The answer to this discrepancy observed in the mouse was simpler: the node/EGO did not contain all the information required to induce an entire neural axis because the anterior visceral endoderm (AVE) was necessary for anterior neural tissue to develop (Fig. 2) [146]. There have been numerous reviews on the subject, so we will just summarize some major findings that have provided support to this idea [11, 12, 94, 135, 143]. The AVE was found to contain a group of cells, which express several genes relevant for head formation (i.e., Otx2, Lhx1, Foxa2, Cer1, Lefty1, and Dkk1 among others) and was patterned prior to any signs of primitive streak formation. Moreover, genetic evidence demonstrated the requirement of several of these genes specifically in the AVE for normal antero-posterior axis formation and anterior forebrain development [1, 38, 70, 71, 101, 114, 117, 127, 151, 161]. This was in addition to a critical role for some of these genes within the anterior neural plate (e.g., Otx2) [1, 17, 117]. Tissues equivalent to the mouse AVE, according to their location and molecular expression patterns, exist in embryos of chick (hypoblast), zebrafish (dorsal syncytial layer), and Xenopus (yolky cells of the vegetal pole), suggesting a conserved role in the vertebrate embryo [58, 65, 136]. Currently, it is broadly accepted that the AVE plays a critical role in the establishment of the AP axis and during anterior neural plate induction [86, 118, 157]. However, the formation of the anterior neural plate does not exclusively rely on AVE activities and there must be cooperation with other signaling centers such as the gastrula organizers and axial mesendoderm underlying the developing anterior neural plate. As proposed by Nieuwkoop, the synergism of these signaling centers aims to protect the anterior region of the epiblast from posteriorizing signals, which would otherwise bestow caudal neural character (i.e., any neural tissue that is not anterior forebrain). Therefore, neural tissue develops anterior character unless exposed to caudalizing signals. His induction-transformation model appears to match normal neural patterning more closely than the head-trunk organizer hypothesis.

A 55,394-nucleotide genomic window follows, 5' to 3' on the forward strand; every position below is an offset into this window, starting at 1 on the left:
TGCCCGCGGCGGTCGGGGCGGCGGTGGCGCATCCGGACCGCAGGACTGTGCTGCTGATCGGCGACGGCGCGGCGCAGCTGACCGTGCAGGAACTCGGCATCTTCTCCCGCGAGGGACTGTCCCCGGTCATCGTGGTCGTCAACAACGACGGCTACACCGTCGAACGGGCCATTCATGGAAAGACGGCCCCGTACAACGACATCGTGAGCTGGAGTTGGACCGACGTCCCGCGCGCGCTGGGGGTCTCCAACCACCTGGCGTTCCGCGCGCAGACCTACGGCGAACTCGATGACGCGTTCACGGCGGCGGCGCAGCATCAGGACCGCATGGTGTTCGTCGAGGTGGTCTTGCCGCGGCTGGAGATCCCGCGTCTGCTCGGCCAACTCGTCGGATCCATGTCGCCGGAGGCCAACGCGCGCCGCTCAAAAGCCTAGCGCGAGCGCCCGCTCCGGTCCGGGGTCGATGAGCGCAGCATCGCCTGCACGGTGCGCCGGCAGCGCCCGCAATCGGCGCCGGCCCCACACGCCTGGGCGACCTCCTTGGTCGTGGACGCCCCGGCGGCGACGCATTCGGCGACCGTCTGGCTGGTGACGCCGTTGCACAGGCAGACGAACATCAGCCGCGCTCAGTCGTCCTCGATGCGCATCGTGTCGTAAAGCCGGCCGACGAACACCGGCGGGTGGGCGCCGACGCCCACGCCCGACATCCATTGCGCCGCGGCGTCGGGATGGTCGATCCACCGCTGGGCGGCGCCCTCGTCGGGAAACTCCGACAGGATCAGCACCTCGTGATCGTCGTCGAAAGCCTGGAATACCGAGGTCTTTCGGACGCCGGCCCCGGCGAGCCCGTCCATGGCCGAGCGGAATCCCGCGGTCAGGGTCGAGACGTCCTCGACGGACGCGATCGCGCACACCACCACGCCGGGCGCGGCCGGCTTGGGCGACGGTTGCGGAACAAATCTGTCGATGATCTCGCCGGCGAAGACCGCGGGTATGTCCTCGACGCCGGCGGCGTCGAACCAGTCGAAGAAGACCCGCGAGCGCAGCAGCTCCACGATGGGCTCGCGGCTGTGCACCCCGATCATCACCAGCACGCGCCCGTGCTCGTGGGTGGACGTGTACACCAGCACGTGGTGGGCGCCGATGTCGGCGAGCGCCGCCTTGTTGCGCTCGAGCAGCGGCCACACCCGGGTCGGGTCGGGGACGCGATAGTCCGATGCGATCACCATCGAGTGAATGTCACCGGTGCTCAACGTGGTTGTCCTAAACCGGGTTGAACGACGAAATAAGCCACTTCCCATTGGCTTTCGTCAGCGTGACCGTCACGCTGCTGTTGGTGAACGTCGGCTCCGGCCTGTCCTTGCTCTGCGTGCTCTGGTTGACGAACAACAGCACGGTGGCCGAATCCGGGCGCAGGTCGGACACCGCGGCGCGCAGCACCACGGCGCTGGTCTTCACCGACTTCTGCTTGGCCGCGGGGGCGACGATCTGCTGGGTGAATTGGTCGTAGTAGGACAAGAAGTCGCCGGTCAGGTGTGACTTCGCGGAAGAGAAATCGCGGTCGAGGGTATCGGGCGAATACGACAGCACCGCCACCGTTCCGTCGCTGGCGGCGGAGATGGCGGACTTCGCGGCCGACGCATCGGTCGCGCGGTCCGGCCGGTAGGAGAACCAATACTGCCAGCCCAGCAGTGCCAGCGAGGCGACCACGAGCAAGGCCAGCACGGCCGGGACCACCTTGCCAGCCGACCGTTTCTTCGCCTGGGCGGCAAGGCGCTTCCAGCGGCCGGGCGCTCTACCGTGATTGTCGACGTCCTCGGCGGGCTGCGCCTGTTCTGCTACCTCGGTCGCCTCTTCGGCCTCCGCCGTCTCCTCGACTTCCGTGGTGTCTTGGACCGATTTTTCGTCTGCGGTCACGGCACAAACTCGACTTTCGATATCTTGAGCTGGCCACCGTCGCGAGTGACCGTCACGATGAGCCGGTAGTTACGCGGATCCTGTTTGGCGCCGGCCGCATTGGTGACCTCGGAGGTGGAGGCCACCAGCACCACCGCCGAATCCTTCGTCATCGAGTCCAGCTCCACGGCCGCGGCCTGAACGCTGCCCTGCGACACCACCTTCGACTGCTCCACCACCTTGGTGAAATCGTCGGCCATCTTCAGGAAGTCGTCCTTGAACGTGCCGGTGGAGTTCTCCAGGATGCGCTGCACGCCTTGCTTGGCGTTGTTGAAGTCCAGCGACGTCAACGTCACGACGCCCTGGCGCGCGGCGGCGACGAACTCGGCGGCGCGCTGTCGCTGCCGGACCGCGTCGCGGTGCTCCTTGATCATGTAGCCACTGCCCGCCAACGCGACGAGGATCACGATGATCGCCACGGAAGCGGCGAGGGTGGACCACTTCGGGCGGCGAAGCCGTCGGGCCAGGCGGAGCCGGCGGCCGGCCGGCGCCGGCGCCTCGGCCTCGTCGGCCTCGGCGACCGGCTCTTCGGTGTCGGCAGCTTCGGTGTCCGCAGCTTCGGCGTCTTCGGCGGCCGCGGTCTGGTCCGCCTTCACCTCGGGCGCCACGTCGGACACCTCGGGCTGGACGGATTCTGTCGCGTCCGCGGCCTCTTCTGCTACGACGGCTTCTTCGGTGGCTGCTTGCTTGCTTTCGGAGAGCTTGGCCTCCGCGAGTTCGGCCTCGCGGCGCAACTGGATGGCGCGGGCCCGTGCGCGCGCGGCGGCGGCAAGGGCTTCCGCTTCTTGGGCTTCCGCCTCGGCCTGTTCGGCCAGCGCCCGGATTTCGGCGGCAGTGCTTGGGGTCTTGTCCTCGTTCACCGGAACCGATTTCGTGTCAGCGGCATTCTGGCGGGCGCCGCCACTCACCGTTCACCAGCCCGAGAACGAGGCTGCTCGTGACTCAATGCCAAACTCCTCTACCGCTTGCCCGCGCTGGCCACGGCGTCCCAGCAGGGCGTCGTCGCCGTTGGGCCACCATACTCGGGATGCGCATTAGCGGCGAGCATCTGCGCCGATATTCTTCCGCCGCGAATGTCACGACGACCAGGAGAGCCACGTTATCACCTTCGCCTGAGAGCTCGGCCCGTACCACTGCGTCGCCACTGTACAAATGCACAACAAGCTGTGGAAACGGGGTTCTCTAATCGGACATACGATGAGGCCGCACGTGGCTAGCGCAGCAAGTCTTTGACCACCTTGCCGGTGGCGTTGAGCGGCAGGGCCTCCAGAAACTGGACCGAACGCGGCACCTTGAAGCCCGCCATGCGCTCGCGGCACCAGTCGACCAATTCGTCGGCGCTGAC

Fig. 2

Specification of tissues involved in patterning the anterior forebrain in the post-implantation mouse embryo and establishment of the anterio-posterior axis. AVE cells are induced to form by signals from the epiblast acting on VE at the distal tip of the embryo by 5.5 dpc. AVE cells migrate anteriorly at 5.5 dpc, reach the boundary between the epiblast and extra-embryonic ectoderm in approximately 5–6 h and then start to move laterally. At 6.5 dpc, the PS elongates and the anterior movements of the ADE/AME displace and intermingle with the AVE. The forebrain domain including future anterior and posterior forebrain is patterned within the anterior portion of the presumptive neural ectoderm that overlies AVE and ADE/AME tissues. By 7.5 dpc, the prospective anterior forebrain neural ectoderm overlies the ADE/AME and posterior neural tissue is underlied by the notochordal plate. VE visceral endoderm, AVE anterior visceral endoderm, ADE anterior definitive endoderm, AME anterior mesendoderm, np notochordal plate, PS primitive streak, AF anterior forebrain primordium, Ec neural ectoderm

The influence of extrinsic signals in anterior neural induction

It is broadly accepted that anterior neural induction requires the inhibition of the BMP, TGFβ, and WNT/β-catenin pathways. This model has been built from a bulk of evidence based on gene expression, loss- and gain-of-function experiments, chimeric analyses, and embryological data in Xenopus, zebrafish, chick, and mouse.